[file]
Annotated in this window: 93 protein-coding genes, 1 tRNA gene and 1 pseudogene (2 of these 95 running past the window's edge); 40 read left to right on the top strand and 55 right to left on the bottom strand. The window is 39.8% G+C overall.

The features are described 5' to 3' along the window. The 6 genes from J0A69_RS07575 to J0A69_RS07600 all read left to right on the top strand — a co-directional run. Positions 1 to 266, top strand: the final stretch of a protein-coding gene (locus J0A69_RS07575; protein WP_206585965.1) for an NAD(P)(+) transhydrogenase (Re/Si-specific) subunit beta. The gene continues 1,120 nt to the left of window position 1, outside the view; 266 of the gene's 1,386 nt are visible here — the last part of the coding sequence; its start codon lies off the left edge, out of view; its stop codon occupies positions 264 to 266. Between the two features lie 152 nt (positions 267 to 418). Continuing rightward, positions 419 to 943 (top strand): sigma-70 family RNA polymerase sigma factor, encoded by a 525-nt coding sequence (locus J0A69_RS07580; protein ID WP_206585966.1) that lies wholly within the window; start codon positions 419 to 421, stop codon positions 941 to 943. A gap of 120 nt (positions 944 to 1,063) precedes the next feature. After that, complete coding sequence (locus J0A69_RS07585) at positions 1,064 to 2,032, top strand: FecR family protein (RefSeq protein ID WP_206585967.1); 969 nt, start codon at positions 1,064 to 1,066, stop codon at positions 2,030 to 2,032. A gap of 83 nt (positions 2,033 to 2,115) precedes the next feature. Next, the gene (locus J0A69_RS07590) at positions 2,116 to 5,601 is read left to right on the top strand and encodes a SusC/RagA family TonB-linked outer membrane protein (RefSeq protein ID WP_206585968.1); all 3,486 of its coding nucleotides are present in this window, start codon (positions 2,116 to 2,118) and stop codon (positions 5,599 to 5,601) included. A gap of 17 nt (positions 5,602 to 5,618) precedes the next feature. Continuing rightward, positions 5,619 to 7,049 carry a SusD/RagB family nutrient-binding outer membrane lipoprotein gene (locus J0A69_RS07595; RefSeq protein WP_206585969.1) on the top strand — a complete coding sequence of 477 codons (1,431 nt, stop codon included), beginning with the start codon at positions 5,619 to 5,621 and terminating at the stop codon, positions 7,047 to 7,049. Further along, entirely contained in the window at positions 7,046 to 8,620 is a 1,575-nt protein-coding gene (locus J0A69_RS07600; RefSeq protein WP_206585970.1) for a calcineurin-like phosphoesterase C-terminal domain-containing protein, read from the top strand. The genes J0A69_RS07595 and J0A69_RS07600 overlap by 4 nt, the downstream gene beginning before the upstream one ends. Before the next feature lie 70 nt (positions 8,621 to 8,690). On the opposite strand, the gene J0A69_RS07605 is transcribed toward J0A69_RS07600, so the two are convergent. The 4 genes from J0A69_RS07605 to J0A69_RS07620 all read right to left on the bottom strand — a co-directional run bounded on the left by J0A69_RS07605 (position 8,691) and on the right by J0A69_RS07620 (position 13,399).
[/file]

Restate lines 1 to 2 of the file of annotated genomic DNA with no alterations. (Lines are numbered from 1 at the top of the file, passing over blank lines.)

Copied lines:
Annotated in this window: 93 protein-coding genes, 1 tRNA gene and 1 pseudogene (2 of these 95 running past the window's edge); 40 read left to right on the top strand and 55 right to left on the bottom strand. The window is 39.8% G+C overall.

The features are described 5' to 3' along the window. The 6 genes from J0A69_RS07575 to J0A69_RS07600 all read left to right on the top strand — a co-directional run. Positions 1 to 266, top strand: the final stretch of a protein-coding gene (locus J0A69_RS07575; protein WP_206585965.1) for an NAD(P)(+) transhydrogenase (Re/Si-specific) subunit beta. The gene continues 1,120 nt to the left of window position 1, outside the view; 266 of the gene's 1,386 nt are visible here — the last part of the coding sequence; its start codon lies off the left edge, out of view; its stop codon occupies positions 264 to 266. Between the two features lie 152 nt (positions 267 to 418). Continuing rightward, positions 419 to 943 (top strand): sigma-70 family RNA polymerase sigma factor, encoded by a 525-nt coding sequence (locus J0A69_RS07580; protein ID WP_206585966.1) that lies wholly within the window; start codon positions 419 to 421, stop codon positions 941 to 943. A gap of 120 nt (positions 944 to 1,063) precedes the next feature. After that, complete coding sequence (locus J0A69_RS07585) at positions 1,064 to 2,032, top strand: FecR family protein (RefSeq protein ID WP_206585967.1); 969 nt, start codon at positions 1,064 to 1,066, stop codon at positions 2,030 to 2,032. A gap of 83 nt (positions 2,033 to 2,115) precedes the next feature. Next, the gene (locus J0A69_RS07590) at positions 2,116 to 5,601 is read left to right on the top strand and encodes a SusC/RagA family TonB-linked outer membrane protein (RefSeq protein ID WP_206585968.1); all 3,486 of its coding nucleotides are present in this window, start codon (positions 2,116 to 2,118) and stop codon (positions 5,599 to 5,601) included. A gap of 17 nt (positions 5,602 to 5,618) precedes the next feature. Continuing rightward, positions 5,619 to 7,049 carry a SusD/RagB family nutrient-binding outer membrane lipoprotein gene (locus J0A69_RS07595; RefSeq protein WP_206585969.1) on the top strand — a complete coding sequence of 477 codons (1,431 nt, stop codon included), beginning with the start codon at positions 5,619 to 5,621 and terminating at the stop codon, positions 7,047 to 7,049. Further along, entirely contained in the window at positions 7,046 to 8,620 is a 1,575-nt protein-coding gene (locus J0A69_RS07600; RefSeq protein WP_206585970.1) for a calcineurin-like phosphoesterase C-terminal domain-containing protein, read from the top strand. The genes J0A69_RS07595 and J0A69_RS07600 overlap by 4 nt, the downstream gene beginning before the upstream one ends. Before the next feature lie 70 nt (positions 8,621 to 8,690). On the opposite strand, the gene J0A69_RS07605 is transcribed toward J0A69_RS07600, so the two are convergent. The 4 genes from J0A69_RS07605 to J0A69_RS07620 all read right to left on the bottom strand — a co-directional run bounded on the left by J0A69_RS07605 (position 8,691) and on the right by J0A69_RS07620 (position 13,399).